As most of you are aware, the new aquarium-based television show “Tanked” premiered on Animal Planet last night. The show walked viewers through a few new setups that were being built, including a mob-themed aquarium build, a shark tank at a hotel, and an aquarium made from an old phone booth. We also got to see inside the massive Acrylic Tank Manufacturing (ATM) workshop and even an aquatics wholesaler, shining a little light into the different parts of the aquarium industry not typically seen be fish keepers. There was also a brief appearance by Justin Grabel, who is well known in the aquarium industry for his articles and public presentations. While it was nice to see someone so closely tied to the hobby on this show, most hobbyists still held a negative opinion of “Tanked”.
Shortly after the first “Tanked” episode came to a close, the aquarium forum sites came alive with the opinions of many aquarium keepers. Most of these opinions were negative, with hobbyists arguing that the fish were introduced to the brand new aquariums too soon or not quarantined properly. Others were appalled at the use of tap water in the fish-only systems or how the fish were being handled at the wholesaler. We all know reality tv isn’t a good representation of reality, but regardless of whether or not the practices used by the ATM crew were just for show or are examples of how they truly operate, we feel that the show needs to have some type of disclaimer or text graphic giving out bits and pieces of information related to proper aquarium husbandry at different parts of the show. The less glamorous aspects of our hobby may not draw in the ratings, but it isn’t wise to outright reject them either. This especially holds true when the hobby gets as much public attention as it has from “Tanked”.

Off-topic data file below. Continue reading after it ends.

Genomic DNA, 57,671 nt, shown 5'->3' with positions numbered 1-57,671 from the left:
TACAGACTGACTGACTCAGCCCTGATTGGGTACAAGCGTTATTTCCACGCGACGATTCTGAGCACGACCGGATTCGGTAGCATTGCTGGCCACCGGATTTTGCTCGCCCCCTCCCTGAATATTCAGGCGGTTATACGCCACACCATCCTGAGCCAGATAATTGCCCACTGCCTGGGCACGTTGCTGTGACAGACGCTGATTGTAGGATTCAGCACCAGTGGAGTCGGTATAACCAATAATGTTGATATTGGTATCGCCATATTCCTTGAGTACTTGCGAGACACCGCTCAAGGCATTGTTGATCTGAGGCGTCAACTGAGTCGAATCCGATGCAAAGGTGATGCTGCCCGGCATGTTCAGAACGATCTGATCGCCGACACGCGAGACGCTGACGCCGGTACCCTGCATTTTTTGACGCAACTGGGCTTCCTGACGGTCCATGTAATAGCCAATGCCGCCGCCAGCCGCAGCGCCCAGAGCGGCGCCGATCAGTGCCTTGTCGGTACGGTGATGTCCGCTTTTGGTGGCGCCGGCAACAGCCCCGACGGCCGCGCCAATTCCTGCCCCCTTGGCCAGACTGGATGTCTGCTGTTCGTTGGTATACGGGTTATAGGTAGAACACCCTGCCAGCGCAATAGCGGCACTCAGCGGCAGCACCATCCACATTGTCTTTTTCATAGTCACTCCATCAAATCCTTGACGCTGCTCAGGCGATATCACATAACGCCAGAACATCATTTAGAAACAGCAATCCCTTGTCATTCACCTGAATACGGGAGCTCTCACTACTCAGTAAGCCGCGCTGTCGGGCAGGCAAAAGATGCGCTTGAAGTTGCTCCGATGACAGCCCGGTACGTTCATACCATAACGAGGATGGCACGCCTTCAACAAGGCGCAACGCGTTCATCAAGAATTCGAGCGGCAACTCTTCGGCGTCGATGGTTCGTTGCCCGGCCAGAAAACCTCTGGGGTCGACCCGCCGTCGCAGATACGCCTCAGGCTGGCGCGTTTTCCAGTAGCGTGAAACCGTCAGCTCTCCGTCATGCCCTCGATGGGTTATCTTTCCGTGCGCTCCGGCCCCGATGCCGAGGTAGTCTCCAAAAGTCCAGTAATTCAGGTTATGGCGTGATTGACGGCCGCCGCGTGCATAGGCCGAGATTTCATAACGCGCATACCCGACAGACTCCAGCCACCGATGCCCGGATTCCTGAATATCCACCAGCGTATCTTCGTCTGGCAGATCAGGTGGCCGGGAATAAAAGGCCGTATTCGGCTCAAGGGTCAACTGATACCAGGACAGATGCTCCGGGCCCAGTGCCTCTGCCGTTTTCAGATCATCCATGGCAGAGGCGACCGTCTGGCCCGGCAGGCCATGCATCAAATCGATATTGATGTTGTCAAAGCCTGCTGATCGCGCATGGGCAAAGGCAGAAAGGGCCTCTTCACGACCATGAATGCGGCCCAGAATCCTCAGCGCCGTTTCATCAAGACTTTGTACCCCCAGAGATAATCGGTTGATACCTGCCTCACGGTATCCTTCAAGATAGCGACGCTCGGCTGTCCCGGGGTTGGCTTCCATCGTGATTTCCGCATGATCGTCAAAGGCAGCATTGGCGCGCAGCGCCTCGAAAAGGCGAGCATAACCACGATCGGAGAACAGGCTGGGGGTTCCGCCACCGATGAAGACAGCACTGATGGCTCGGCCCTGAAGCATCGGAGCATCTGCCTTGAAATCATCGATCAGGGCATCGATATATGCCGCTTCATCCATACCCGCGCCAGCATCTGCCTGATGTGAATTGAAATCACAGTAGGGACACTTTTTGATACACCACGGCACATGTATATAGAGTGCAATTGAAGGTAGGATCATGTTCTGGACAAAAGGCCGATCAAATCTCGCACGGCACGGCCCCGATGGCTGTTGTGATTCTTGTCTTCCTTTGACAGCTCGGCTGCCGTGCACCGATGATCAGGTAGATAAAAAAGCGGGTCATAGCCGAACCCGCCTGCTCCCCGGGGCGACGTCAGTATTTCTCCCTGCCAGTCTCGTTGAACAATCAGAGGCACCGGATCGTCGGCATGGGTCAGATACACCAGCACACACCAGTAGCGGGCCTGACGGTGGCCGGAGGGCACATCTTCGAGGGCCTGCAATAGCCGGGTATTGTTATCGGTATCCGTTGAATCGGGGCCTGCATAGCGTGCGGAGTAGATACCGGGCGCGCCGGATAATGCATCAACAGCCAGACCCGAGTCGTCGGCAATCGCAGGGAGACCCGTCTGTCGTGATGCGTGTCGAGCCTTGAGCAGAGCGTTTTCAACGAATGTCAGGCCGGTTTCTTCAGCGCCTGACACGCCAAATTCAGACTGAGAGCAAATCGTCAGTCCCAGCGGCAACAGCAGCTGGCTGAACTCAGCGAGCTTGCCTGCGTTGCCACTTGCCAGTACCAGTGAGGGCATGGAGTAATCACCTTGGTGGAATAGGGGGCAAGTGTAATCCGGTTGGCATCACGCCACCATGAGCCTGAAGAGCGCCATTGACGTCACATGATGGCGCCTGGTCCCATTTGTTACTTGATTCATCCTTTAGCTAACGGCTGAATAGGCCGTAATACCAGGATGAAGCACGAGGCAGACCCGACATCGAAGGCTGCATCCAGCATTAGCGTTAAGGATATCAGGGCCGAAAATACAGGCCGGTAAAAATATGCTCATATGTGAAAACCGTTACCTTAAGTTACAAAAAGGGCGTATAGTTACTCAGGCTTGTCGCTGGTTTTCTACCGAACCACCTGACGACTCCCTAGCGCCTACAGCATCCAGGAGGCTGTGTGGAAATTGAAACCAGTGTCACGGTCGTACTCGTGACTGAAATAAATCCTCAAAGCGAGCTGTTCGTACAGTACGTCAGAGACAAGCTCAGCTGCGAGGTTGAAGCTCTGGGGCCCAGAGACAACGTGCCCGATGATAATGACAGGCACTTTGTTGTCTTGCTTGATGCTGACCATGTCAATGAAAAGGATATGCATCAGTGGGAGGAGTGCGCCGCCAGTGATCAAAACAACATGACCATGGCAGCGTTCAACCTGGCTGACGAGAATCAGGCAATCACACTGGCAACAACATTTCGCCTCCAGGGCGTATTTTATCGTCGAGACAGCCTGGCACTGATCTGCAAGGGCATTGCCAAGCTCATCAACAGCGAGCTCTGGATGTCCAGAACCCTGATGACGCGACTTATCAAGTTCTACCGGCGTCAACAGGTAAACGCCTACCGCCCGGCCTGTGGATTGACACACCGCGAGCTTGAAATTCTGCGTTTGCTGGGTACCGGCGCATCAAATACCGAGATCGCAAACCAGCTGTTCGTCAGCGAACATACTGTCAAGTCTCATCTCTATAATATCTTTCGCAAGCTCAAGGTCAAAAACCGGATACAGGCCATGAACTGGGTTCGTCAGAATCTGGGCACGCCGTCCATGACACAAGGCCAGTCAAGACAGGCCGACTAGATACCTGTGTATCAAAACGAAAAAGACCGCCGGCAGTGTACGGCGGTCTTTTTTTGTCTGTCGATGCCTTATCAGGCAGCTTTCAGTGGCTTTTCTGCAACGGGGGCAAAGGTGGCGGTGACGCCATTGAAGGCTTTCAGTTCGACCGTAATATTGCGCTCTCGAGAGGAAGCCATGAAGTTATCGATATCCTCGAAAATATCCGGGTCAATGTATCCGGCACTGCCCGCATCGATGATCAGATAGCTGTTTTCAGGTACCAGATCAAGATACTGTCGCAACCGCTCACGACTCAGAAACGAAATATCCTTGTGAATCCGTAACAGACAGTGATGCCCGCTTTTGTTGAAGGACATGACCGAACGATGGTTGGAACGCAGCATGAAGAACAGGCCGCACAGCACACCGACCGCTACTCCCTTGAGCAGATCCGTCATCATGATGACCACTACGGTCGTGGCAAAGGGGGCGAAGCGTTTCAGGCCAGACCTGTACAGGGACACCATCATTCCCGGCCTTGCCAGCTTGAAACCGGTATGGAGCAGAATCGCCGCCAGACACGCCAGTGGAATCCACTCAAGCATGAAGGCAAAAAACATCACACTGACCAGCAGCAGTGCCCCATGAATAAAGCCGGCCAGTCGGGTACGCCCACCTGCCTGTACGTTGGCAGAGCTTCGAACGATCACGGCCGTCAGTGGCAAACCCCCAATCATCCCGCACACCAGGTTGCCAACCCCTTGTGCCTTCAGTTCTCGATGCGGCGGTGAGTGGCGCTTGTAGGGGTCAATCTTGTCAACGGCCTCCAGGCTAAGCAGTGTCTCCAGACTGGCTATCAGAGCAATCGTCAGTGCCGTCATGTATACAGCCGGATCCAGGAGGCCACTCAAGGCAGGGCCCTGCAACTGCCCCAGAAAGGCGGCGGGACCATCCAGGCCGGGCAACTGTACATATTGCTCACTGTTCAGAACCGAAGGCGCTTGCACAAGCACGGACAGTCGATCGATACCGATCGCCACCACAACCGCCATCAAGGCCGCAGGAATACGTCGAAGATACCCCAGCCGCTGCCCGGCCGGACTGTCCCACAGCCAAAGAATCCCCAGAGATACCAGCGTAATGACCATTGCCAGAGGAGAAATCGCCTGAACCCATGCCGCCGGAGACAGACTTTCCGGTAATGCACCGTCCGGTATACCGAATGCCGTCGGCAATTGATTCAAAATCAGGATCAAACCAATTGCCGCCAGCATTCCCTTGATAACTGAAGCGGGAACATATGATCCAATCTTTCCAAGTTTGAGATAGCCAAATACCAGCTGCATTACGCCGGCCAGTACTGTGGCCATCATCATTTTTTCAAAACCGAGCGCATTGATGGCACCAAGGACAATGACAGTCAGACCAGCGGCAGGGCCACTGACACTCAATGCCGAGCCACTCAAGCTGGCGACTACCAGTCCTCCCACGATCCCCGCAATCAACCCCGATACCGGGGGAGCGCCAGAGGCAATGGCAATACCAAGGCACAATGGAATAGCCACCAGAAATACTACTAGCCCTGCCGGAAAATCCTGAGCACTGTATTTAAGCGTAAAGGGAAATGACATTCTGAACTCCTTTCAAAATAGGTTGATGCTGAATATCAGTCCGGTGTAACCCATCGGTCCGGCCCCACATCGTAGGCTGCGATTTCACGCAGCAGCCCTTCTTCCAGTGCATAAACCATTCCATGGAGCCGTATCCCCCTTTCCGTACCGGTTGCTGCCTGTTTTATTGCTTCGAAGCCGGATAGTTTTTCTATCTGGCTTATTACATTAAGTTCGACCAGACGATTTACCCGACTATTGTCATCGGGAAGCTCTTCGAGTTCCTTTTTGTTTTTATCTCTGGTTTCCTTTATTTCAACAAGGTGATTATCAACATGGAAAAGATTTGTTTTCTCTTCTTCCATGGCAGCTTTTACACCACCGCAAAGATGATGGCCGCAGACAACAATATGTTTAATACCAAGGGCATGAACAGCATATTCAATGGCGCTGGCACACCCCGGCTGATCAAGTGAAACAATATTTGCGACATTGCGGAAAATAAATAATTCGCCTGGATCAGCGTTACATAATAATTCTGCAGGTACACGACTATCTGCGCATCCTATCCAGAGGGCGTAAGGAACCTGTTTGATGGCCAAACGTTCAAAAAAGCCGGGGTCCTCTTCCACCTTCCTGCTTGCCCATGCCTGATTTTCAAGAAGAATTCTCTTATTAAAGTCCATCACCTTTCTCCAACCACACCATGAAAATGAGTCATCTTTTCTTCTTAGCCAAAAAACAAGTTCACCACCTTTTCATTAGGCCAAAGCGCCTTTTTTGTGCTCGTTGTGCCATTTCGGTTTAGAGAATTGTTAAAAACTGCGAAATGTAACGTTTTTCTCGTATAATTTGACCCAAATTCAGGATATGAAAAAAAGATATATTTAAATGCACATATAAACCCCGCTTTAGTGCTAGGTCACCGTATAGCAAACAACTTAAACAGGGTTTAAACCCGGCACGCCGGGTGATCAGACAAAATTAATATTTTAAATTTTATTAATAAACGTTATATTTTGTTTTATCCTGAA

With all that in mind, we’d like to address the crews at Acrylic Tank Manufacturing and Animal Planet. You are in a very good place to genuinely educate the public on saltwater aquariums and proper animal husbandry. We realize this is a reality television show and that in order to draw in viewers you have to have drama, comedy, and plenty of antics, but please do a better job of explaining the hard work and time that is required to setup a successful aquarium. We don’t want this show casting a negative light on this hobby, nor do we want a bunch of people getting into the hobby attempting to mimic what they see on tv. This happened with the dreadful children’s movie “Finding Nemo”, and I would personally hate to have the deaths of countless fish on my conscious.